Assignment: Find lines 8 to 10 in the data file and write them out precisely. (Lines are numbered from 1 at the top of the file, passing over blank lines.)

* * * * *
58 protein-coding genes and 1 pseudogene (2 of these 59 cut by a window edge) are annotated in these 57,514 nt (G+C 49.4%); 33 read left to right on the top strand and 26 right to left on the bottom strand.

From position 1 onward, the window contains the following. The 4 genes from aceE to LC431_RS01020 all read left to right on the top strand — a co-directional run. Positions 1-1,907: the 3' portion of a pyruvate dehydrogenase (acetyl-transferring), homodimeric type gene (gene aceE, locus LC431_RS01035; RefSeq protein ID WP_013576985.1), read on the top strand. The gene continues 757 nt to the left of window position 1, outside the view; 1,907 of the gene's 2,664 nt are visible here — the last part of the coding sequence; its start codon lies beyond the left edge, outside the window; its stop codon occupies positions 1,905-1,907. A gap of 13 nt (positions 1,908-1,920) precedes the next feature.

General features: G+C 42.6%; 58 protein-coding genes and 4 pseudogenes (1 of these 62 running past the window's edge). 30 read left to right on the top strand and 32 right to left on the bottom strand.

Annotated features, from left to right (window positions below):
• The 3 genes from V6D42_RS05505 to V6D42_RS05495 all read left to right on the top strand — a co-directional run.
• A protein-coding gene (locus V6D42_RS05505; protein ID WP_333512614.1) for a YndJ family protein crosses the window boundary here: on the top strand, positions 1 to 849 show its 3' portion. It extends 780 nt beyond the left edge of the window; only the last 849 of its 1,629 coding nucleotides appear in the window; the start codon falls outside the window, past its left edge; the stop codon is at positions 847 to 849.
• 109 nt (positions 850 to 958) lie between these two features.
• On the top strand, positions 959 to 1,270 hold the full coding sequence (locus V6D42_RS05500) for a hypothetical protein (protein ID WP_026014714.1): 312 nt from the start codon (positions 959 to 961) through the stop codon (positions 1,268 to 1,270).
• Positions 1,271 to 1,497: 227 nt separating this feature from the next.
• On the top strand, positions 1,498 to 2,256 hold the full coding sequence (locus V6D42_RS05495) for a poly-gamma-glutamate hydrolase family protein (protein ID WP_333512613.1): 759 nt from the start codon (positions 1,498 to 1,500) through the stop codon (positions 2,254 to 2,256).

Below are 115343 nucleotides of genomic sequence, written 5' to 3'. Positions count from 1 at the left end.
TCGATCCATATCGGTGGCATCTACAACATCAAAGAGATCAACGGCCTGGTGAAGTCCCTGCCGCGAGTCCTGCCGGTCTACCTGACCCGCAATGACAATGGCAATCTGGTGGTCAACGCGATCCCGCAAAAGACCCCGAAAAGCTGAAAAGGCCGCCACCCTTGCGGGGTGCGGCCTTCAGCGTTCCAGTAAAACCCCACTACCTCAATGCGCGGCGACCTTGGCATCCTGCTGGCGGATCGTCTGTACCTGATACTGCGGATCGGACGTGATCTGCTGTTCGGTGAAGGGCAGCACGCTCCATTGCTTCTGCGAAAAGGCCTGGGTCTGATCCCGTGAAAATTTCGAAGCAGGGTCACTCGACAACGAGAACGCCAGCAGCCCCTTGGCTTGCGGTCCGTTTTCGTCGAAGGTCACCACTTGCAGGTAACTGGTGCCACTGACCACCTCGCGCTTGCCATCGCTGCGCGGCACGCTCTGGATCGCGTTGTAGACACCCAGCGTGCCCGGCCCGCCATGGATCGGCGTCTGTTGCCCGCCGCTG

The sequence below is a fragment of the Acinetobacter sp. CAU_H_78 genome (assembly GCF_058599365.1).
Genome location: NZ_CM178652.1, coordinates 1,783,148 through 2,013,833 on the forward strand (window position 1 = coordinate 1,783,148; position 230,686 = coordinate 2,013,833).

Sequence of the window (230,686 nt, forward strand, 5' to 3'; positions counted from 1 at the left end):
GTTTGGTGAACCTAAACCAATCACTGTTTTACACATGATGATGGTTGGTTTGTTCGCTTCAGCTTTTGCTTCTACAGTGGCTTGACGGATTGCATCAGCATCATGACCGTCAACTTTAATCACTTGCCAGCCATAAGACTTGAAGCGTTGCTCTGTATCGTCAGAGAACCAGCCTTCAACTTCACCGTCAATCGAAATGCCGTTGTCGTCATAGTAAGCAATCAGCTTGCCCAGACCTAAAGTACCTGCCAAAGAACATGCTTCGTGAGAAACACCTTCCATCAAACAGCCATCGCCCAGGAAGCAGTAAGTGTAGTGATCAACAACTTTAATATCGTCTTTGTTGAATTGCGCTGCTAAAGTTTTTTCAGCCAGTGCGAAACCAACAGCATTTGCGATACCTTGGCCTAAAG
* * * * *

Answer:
• On the top strand, positions 959 to 1,270 hold the full coding sequence (locus V6D42_RS05500) for a hypothetical protein (protein ID WP_026014714.1): 312 nt from the start codon (positions 959 to 961) through the stop codon (positions 1,268 to 1,270).
• Positions 1,271 to 1,497: 227 nt separating this feature from the next.
• On the top strand, positions 1,498 to 2,256 hold the full coding sequence (locus V6D42_RS05495) for a poly-gamma-glutamate hydrolase family protein (protein ID WP_333512613.1): 759 nt from the start codon (positions 1,498 to 1,500) through the stop codon (positions 2,254 to 2,256).